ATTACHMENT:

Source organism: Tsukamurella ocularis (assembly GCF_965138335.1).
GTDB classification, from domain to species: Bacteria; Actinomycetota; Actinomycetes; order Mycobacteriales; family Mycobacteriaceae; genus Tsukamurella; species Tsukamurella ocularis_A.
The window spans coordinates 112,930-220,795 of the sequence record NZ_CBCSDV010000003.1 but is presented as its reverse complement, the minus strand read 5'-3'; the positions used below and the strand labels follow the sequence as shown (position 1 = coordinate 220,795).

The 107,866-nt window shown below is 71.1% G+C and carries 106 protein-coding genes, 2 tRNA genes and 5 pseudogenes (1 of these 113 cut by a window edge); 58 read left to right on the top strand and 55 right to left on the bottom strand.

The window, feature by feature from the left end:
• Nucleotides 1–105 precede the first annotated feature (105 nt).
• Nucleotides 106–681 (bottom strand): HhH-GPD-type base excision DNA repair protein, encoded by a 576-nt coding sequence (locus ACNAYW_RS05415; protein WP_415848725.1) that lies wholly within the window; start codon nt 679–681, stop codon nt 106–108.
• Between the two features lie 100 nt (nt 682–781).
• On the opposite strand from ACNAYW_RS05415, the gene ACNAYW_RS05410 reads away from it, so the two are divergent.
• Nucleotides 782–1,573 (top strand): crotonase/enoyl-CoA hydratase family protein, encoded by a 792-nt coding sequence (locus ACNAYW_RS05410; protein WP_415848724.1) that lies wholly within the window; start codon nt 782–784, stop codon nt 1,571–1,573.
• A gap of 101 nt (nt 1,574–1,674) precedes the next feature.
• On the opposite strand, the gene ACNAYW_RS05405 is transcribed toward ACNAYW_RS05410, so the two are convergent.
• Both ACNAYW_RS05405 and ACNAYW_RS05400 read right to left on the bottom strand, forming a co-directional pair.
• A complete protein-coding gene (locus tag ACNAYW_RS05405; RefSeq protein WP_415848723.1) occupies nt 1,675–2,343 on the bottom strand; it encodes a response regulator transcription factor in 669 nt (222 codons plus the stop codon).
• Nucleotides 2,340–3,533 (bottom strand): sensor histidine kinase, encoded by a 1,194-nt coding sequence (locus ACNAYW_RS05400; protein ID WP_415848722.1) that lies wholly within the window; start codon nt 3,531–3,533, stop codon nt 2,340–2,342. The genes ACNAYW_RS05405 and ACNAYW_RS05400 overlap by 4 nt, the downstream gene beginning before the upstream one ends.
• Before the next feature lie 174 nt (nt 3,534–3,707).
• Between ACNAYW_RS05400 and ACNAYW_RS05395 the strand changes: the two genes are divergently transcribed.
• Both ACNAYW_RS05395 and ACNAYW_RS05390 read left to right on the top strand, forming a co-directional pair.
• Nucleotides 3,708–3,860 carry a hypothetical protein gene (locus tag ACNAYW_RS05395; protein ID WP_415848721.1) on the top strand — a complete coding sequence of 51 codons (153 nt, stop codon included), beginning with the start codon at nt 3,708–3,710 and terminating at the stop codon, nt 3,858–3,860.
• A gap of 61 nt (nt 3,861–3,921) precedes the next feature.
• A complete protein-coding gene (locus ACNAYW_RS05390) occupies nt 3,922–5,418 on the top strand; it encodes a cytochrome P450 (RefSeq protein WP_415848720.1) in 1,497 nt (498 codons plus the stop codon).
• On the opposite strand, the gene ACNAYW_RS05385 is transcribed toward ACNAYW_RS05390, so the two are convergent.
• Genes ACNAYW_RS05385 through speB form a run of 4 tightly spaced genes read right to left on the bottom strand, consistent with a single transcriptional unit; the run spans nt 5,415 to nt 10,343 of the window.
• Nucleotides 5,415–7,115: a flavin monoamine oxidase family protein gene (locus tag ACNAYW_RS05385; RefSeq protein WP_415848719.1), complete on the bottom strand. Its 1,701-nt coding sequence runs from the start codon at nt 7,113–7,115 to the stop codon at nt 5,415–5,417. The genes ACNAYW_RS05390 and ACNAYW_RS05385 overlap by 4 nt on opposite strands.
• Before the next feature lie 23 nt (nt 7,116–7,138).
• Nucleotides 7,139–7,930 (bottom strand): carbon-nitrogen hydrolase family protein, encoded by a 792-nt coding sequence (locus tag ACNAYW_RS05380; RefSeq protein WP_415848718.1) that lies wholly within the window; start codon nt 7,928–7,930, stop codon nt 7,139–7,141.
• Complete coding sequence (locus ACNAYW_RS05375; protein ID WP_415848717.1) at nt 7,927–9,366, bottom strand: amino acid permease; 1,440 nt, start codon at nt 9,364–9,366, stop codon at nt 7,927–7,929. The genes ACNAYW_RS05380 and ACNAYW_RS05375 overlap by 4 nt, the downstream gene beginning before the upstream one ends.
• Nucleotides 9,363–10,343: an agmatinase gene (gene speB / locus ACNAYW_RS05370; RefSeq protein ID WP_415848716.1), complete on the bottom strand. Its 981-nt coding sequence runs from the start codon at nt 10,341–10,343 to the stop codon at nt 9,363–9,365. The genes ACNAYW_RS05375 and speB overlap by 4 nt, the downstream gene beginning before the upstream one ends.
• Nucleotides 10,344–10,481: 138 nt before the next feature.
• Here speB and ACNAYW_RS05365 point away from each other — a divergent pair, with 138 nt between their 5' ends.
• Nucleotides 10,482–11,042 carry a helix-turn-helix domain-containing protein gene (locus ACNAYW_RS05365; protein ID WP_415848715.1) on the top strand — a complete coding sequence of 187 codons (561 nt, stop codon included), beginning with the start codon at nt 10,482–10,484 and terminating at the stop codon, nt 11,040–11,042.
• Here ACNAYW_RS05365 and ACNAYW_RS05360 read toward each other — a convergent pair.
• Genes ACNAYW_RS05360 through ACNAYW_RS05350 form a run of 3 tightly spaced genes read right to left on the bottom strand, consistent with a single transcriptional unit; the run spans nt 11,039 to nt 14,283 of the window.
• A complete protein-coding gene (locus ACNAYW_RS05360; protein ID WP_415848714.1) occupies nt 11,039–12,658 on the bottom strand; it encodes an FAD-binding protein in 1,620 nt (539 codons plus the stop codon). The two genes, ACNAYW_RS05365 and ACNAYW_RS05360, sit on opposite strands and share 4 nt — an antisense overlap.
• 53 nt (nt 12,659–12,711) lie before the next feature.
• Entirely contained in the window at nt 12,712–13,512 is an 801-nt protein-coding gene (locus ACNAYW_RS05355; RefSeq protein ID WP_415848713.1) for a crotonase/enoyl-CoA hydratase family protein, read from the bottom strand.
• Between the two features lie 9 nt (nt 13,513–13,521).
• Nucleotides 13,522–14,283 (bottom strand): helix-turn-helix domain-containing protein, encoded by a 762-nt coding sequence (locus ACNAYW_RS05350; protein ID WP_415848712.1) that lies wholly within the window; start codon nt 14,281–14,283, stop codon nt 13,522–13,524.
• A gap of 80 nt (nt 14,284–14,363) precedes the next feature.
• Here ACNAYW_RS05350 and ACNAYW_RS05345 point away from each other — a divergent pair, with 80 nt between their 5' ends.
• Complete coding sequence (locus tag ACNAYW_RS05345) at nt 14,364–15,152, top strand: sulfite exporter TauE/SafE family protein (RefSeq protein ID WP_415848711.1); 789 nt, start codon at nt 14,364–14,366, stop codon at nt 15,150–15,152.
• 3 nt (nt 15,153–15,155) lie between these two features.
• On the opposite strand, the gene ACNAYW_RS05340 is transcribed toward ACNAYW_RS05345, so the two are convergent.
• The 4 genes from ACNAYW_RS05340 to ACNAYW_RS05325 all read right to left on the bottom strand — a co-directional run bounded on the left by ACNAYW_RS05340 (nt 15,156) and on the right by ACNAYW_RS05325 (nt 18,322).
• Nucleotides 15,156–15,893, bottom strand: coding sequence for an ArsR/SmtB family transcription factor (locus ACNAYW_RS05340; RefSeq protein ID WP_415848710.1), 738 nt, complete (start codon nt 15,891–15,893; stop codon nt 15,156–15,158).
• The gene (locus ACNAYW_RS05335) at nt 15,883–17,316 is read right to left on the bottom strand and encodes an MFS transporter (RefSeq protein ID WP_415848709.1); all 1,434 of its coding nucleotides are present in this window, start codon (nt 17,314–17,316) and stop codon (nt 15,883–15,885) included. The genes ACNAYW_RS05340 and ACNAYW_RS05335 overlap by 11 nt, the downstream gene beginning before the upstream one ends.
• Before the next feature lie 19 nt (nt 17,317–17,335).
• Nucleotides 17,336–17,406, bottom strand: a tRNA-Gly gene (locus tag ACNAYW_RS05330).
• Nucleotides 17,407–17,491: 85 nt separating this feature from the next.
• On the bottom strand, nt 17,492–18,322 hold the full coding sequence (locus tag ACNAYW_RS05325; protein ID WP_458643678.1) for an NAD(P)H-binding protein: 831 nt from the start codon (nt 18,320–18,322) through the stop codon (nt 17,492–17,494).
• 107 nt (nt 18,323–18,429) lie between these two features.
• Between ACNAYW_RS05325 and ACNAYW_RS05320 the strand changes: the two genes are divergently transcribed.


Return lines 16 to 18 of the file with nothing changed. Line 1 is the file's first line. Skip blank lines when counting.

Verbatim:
• Before the next feature lie 174 nt (nt 3,534–3,707).
• Between ACNAYW_RS05400 and ACNAYW_RS05395 the strand changes: the two genes are divergently transcribed.
• Both ACNAYW_RS05395 and ACNAYW_RS05390 read left to right on the top strand, forming a co-directional pair.